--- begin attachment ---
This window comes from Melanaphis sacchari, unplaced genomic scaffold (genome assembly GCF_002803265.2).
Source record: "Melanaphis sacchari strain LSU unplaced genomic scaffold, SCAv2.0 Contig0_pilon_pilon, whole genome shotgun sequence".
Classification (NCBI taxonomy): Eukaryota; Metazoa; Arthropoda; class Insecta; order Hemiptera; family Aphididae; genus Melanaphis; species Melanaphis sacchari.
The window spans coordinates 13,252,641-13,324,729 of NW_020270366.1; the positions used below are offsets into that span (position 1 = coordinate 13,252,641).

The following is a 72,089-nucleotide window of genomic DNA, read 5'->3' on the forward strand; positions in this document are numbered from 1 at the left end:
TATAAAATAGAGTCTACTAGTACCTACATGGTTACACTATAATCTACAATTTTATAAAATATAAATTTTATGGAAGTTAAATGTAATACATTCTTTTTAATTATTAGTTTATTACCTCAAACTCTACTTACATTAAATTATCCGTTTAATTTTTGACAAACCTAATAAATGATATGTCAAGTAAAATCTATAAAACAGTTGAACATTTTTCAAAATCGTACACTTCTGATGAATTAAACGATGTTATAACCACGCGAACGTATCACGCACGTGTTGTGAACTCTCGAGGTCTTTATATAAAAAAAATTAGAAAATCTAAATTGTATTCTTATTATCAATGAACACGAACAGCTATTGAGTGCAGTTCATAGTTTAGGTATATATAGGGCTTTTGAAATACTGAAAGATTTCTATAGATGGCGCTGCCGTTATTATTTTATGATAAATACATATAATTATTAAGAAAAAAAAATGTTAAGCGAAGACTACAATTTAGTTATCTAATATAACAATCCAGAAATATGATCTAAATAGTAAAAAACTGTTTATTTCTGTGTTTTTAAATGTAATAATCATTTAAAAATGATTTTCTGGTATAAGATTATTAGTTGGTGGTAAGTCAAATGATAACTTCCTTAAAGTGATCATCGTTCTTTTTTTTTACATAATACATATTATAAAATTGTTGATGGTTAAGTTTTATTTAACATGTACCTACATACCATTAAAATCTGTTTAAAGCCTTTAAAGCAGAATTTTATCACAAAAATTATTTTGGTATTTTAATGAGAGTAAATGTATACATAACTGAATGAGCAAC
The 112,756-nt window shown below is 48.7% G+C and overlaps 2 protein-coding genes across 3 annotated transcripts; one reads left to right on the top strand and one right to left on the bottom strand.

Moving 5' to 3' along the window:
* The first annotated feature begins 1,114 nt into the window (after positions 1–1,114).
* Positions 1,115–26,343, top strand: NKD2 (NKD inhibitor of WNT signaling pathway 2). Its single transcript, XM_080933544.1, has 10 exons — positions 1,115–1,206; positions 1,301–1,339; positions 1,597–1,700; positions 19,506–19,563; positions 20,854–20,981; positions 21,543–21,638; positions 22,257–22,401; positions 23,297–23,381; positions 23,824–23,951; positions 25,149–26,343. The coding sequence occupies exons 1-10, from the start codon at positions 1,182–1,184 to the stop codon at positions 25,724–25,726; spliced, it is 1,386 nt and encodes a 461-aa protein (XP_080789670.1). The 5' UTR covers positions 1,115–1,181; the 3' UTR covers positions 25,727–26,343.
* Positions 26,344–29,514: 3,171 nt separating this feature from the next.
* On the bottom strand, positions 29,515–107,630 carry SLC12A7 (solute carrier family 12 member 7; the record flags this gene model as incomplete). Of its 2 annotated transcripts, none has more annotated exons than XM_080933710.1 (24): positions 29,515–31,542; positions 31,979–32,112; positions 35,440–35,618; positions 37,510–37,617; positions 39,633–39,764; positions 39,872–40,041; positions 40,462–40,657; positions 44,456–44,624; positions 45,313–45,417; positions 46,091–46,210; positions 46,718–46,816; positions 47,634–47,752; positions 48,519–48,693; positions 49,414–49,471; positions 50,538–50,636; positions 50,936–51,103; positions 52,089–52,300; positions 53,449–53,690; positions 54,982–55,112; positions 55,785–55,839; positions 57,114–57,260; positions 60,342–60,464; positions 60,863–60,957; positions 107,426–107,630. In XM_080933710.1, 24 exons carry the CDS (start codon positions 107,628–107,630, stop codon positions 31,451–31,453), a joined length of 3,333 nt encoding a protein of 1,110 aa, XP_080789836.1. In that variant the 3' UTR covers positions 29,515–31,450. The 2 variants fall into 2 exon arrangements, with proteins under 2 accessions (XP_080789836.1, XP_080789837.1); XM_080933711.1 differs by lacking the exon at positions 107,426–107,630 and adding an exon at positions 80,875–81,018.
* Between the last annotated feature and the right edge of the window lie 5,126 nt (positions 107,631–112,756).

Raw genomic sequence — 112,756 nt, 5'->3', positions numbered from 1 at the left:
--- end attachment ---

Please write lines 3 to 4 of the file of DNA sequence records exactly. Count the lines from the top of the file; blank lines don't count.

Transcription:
Classification (NCBI taxonomy): Eukaryota; Metazoa; Arthropoda; class Insecta; order Hemiptera; family Aphididae; genus Melanaphis; species Melanaphis sacchari.
The window spans coordinates 13,252,641-13,324,729 of NW_020270366.1; the positions used below are offsets into that span (position 1 = coordinate 13,252,641).